I hope you enjoy the 4th post of my ‘Understanding Retirement Planning & Investing’ series! If you’ve missed the first three posts be sure to check them out!
A few weeks ago Joe was driving through the state of Kansas and noticed a large barn on the side of the road. It wasn’t the barn that caught his eye, rather it was the 3 targets painted on it that had arrows sticking out. All the arrows were perfect bullseyes!
You see, Joe had grown up hunting with his father and had recently become fascinated with archery. He’d been practicing for months and while he was getting better he surely wasn’t capable of hitting one bullseye, let alone 3 in a row!
With his curiosity getting the best of him, Joe pulled up the farmers driveway, parked, and knocked on the door.
The farmer opened the door and Joe said, “sir, I’m sorry to bother you but I was driving down the road and noticed the targets on your barn with 3 perfect bullseyes! I’ve been practicing archery for months now and I simply must know how long it took you to become that good?!“
“Well,” the farmer replied, “I got a bow for Christmas and had never really shot before. So, in all honesty, those were my first three shots of my life.”
A little appalled and embarrassed Joe stammered, “Are you serious? I’ve shot hundreds of times and I’ve only been able to get 1 bullseye.”
Seeing that Joe had gotten it all wrong the farmer responded, “No son, you misunderstood. You see, I took the new bow out, shot three arrows, and then painted the targets around the arrows. I didn’t really shoot those bullsyes. I just wanted it to look like I did.”
I heard this joke from one of my co-workers a few months back. While it’s funny, it’s the reality of how most people plan for retirement.
We don’t plan ahead and our lives in retirement are simply molded (“painted” in my analogy above) around the assets and income sources that we have when it’s time to ‘hang up the boots.’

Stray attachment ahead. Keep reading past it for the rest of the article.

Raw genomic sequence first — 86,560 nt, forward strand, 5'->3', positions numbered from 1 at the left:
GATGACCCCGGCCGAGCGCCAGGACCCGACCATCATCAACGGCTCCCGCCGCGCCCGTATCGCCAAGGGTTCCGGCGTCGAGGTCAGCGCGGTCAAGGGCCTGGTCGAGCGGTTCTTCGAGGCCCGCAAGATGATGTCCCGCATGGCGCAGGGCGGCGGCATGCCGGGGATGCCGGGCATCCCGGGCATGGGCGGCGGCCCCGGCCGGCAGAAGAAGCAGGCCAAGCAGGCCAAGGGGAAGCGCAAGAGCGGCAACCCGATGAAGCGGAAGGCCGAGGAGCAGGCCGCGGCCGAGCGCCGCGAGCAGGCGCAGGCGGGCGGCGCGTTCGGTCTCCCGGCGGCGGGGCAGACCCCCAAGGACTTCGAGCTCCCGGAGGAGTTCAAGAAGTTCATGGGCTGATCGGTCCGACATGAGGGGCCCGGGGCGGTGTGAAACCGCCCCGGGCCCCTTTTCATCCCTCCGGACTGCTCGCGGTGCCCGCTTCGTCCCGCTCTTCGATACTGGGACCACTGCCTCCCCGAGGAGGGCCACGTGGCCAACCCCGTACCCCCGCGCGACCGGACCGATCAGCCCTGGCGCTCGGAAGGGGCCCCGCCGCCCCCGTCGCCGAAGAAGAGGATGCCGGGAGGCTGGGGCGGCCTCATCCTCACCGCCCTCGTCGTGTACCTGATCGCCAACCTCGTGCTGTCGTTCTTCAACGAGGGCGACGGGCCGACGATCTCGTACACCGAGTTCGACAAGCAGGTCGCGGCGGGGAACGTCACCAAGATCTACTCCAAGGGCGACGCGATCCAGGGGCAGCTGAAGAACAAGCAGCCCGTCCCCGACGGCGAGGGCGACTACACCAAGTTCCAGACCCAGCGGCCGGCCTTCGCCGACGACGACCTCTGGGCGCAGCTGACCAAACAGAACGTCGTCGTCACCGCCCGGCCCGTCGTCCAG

The truth for the Average American is that life in retirement will never look like so many of us dream. We fail to save properly which has caused retirement to become an act of survival instead of ‘living the dream’ that so many originally hoped for.
One of the main reasons I became a financial advisor was due to the fact that I became increasingly concerned with my generation’s ability to save for retirement.
With the recent news that Social (In)Security is projected to run out of reserve funds by 2033, it’s never been more important in the history of our country for people to start saving, properly, for retirement.
If you want to retire comfortably then YOU MUST START WITH THE END IN MIND.
What do I mean by that?
Well, the question you must answer if you want to retire is “how much MONEY do you need to live?” NOBODY, should retire without knowing that number.
For our clients we help them come up with two income figures and we have them figure this out in today’s dollar:
Once you have a monthly dollar amount (in today’s dollar) that you’ll need in retirement, there are a few things you must take into consideration:
1. Inflation – the reality of inflation is that prices for goods double, on average, every 20 years. Assuming a 3.5% average rate of inflation.
2. Age – how much longer do you have until retirement?